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The University Star

The Student News Site of Texas State University

The University Star

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Opinion: A fight for funding; police vs. poverty

Fight+for+funding+column+illustration
Fight for funding column illustration

In San Marcos, people are more likely to die from a car accident than a homicide. Yet the city spends more on police funding than on making roadways safer.
In 2021 there were 3,096 vehicular crashes in Hays County, 25 of which were fatal. Of those crashes, 1,322 happened in San Marcos, which resulted in seven fatalities. That same year, there were two homicides in San Marcos.
It is not wise to focus too much of the city’s funds on any area when others compete for limited funds. The appropriate allocation of these funds is essential to develop a safe city. San Marcos needs to reevaluate its budget allocations.
The poverty rate in San Marcos is 28.9%, according to the 2021 census. In contrast, the national poverty rate was 11.6%. San Marcos spends more on police funding than social services. This means that San Marcos and Texas are spending way more on the effects of social issues than on the cause.
Crime and poverty are two social issues that are heavily intertwined and co-dependent. Areas with higher poverty rates have higher crime rates the majority of the time; the Department of Justice has studied this. We have the hindsight to know that inequity has a lot to do with poverty, seeing the lasting effects of social injustice. Too often, areas that are struggling with poverty today are those which struggled with poverty for years.
For several years, there has been a significant focus on gentrification. Areas that were poor in the 1970s are still poor today. The regions that gentrify are those in a perfect storm of cheap property, high-profit margins and an influx of higher-income earners interested in the area. When these areas get redeveloped, amenities often drive out the existing residents due to increased property appraisal.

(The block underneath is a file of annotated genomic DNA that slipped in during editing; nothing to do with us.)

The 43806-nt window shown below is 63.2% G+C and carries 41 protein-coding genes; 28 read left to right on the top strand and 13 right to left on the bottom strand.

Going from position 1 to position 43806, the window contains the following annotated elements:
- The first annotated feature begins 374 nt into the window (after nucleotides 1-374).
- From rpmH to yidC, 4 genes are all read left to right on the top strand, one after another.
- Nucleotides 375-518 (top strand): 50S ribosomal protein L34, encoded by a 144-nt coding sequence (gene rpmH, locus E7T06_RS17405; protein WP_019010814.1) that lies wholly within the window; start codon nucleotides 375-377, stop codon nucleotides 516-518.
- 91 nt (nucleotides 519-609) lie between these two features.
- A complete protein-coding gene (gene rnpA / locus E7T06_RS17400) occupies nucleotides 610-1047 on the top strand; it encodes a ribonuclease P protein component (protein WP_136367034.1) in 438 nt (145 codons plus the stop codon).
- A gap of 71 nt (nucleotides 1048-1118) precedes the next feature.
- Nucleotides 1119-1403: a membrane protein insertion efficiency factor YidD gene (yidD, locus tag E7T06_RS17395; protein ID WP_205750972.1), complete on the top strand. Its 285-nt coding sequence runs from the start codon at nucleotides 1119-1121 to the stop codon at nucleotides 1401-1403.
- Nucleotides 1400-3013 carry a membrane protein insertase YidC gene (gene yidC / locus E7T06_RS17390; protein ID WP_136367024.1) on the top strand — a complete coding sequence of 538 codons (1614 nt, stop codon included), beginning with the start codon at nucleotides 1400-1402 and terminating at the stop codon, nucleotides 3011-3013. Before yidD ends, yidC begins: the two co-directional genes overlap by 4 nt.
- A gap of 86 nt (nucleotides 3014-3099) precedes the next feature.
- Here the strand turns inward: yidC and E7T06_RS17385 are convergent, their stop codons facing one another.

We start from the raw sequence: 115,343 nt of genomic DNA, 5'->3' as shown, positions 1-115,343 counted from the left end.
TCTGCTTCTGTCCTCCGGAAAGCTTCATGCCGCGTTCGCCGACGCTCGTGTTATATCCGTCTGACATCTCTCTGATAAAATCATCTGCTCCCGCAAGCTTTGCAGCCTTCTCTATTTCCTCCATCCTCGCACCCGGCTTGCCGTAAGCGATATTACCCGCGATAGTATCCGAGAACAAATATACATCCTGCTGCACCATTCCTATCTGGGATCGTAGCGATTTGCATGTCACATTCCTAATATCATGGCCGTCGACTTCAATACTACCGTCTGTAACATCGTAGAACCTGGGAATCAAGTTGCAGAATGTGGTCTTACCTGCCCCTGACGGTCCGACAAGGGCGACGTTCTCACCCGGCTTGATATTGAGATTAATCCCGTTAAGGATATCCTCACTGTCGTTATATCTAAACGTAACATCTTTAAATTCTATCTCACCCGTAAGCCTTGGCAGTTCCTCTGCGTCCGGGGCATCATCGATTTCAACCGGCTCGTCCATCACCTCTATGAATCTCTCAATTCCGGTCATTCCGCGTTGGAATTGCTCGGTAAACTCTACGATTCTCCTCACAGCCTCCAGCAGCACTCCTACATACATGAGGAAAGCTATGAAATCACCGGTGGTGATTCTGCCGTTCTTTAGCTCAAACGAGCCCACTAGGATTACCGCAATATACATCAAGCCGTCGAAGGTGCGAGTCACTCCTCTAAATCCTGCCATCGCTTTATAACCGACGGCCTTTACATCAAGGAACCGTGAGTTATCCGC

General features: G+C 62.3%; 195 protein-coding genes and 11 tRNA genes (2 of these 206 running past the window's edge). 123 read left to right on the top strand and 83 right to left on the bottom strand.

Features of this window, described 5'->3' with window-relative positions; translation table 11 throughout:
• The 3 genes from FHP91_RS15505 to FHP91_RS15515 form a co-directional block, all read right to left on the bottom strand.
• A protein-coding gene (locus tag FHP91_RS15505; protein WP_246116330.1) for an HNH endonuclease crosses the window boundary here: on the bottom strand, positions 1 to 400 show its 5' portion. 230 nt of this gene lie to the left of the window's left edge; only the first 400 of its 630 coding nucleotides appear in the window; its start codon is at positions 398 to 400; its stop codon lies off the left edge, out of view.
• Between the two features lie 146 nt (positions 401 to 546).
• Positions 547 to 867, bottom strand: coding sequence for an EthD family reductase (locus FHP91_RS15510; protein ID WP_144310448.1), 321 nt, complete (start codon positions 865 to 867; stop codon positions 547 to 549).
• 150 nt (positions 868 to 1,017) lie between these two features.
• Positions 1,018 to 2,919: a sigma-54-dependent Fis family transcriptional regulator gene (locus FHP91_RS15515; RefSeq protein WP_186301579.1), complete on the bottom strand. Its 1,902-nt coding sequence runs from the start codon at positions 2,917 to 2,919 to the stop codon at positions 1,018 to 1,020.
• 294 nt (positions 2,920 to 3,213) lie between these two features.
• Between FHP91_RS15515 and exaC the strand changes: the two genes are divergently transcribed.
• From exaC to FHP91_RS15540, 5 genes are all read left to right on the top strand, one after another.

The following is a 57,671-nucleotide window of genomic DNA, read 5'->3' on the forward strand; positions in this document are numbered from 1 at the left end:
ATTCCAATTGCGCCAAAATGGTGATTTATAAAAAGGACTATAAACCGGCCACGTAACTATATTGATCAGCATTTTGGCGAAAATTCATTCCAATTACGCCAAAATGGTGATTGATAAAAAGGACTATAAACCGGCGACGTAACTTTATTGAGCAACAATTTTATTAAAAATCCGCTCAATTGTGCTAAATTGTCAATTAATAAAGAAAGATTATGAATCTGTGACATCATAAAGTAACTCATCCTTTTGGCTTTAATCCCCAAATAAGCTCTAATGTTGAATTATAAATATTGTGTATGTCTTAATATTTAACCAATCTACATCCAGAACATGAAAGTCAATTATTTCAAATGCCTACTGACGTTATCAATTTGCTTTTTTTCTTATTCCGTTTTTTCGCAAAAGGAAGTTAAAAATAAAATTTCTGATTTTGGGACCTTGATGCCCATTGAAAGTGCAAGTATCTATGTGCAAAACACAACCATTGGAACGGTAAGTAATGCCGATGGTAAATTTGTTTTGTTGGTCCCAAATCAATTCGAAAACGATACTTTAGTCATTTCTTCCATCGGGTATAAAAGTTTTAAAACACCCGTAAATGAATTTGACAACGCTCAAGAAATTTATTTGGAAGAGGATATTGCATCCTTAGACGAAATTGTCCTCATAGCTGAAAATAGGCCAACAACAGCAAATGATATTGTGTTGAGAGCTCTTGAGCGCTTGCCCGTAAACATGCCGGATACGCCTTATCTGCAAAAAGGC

For example, Homeowners Loan Corporation (HOLC) redlining maps produced in the 1930s depicting San Antonio, Texas, illustrate that the inner city’s east, south and west areas struggled with poverty and racial inequity then and still do. This reality is true in most major metropolitan areas.
There are inner-city redeveloped areas in San Antonio, like Southtown. However, Southtown borders the King William district and the Eastside Promise Neighborhood. Though President Obama recognized the Eastside Promise Neighborhood as one of the first five nationally recognized Promise Zones in 2014, the neighborhood is still struggling to achieve economic growth and stability, which is why it’s so important to focus on neighborhood revitalization rather than gentrification.
Criminologists would likely attribute the struggles of neighborhoods like Eastside Promise to the Broken Window Theory, which argues that visible signs of crime, anti-social behavior and civil disorder create an urban environment that encourages further crime. However, the broken window theory is the effect and not the cause. Why have specific communities struggled with poverty for decades? They didn’t always have as many broken windows as they do now. That’s what happens when you don’t put any funding into communities. As the historical redline maps prove, this issue is persistent.
The concern with all social issues is that they are costly to fix, and communities don’t have one or two problems. Sheryl Sculley, former San Antonio City Manager, was a proponent of distributing funds equally across departments. She is infamous for shutting down police and fire collective bargaining efforts because she was critical of their tendency to want the largest piece of the pie. She wasn’t anti-police and fire; she was pro-City.
In this year’s Fiscal Year 23 budget deliberations for San Marcos, two items of contention were how the tax rate could potentially negatively impact the city’s poorest residents and whether or not it is appropriate to allocate additional funds to public safety.
Managing a delicate fund allocation between poverty and the police is difficult for public administrators. The public works department needs as much funding as the police department, which needs as much as the social services department, which requires as much as the recreation and tourism department. A balanced budget is a key to community success.
Public safety is a genuine concern, particularly in a college town like San Marcos. However, San Marcos must focus on other departments just as much if they want to reduce poverty and crime, a delicate task that cities across Texas are working to navigate. According to the City of San Marcos’s published Fiscal Year 2022 budget, $8.05 million were allocated for community development, $6.33 million for parks & recreation and $3.28 million for neighborhood enhancement. Meanwhile, administrators allocated $34.36 million to public safety.
We are focusing more on cleaning up the problems rather than preventing them. For example, we focus on transportation alternatives, environmentalism, childcare options, housing stability, food security, job training, economic development and business retention as much as we focus on public safety. In that case, our crime rate will make improvements.
-Lindsey Boyd is a public administration graduate student
The University Star welcomes Letters to the Editor from its readers. All submissions are reviewed and considered by the Editor-in-Chief and Opinion Editor for publication. Not all letters are guaranteed for publication.

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